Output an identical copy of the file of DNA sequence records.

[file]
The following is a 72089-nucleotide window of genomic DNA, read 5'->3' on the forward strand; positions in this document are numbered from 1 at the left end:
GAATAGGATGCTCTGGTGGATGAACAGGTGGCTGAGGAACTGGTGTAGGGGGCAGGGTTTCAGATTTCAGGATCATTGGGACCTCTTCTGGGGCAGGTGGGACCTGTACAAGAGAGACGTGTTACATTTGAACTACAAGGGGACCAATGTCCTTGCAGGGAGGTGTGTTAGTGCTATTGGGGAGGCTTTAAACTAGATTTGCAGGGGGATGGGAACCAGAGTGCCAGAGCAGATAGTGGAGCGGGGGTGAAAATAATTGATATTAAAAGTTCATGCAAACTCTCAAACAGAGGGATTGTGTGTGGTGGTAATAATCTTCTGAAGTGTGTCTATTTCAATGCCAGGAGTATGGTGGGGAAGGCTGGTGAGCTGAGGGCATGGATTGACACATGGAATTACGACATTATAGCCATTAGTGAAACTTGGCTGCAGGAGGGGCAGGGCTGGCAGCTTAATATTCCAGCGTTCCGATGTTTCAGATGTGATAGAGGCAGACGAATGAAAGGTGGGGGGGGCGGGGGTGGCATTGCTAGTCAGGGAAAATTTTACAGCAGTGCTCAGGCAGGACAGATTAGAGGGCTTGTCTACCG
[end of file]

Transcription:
The following is a 72089-nucleotide window of genomic DNA, read 5'->3' on the forward strand; positions in this document are numbered from 1 at the left end:
GAATAGGATGCTCTGGTGGATGAACAGGTGGCTGAGGAACTGGTGTAGGGGGCAGGGTTTCAGATTTCAGGATCATTGGGACCTCTTCTGGGGCAGGTGGGACCTGTACAAGAGAGACGTGTTACATTTGAACTACAAGGGGACCAATGTCCTTGCAGGGAGGTGTGTTAGTGCTATTGGGGAGGCTTTAAACTAGATTTGCAGGGGGATGGGAACCAGAGTGCCAGAGCAGATAGTGGAGCGGGGGTGAAAATAATTGATATTAAAAGTTCATGCAAACTCTCAAACAGAGGGATTGTGTGTGGTGGTAATAATCTTCTGAAGTGTGTCTATTTCAATGCCAGGAGTATGGTGGGGAAGGCTGGTGAGCTGAGGGCATGGATTGACACATGGAATTACGACATTATAGCCATTAGTGAAACTTGGCTGCAGGAGGGGCAGGGCTGGCAGCTTAATATTCCAGCGTTCCGATGTTTCAGATGTGATAGAGGCAGACGAATGAAAGGTGGGGGGGGCGGGGGTGGCATTGCTAGTCAGGGAAAATTTTACAGCAGTGCTCAGGCAGGACAGATTAGAGGGCTTGTCTACCG